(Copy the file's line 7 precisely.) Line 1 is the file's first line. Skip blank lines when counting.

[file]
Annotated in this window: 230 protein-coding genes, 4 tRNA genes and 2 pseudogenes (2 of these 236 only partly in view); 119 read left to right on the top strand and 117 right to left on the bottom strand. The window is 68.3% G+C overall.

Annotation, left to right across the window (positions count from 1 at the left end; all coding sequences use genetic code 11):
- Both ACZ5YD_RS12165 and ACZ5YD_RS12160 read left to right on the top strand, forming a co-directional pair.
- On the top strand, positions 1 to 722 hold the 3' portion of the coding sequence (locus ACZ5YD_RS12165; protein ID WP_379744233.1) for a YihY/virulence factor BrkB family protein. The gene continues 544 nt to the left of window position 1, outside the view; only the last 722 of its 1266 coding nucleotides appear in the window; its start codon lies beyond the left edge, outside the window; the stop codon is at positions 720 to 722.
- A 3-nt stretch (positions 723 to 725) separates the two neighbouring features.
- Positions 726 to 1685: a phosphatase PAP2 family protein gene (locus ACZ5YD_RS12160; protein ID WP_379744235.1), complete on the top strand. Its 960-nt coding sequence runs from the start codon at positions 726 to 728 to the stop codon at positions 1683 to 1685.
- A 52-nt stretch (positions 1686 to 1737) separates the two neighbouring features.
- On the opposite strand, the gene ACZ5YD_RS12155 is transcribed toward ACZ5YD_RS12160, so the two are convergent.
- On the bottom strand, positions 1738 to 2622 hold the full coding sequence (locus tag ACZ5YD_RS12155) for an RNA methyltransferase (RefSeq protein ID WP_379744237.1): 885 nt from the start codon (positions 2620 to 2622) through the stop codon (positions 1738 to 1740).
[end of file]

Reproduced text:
- A 52-nt stretch (positions 1686 to 1737) separates the two neighbouring features.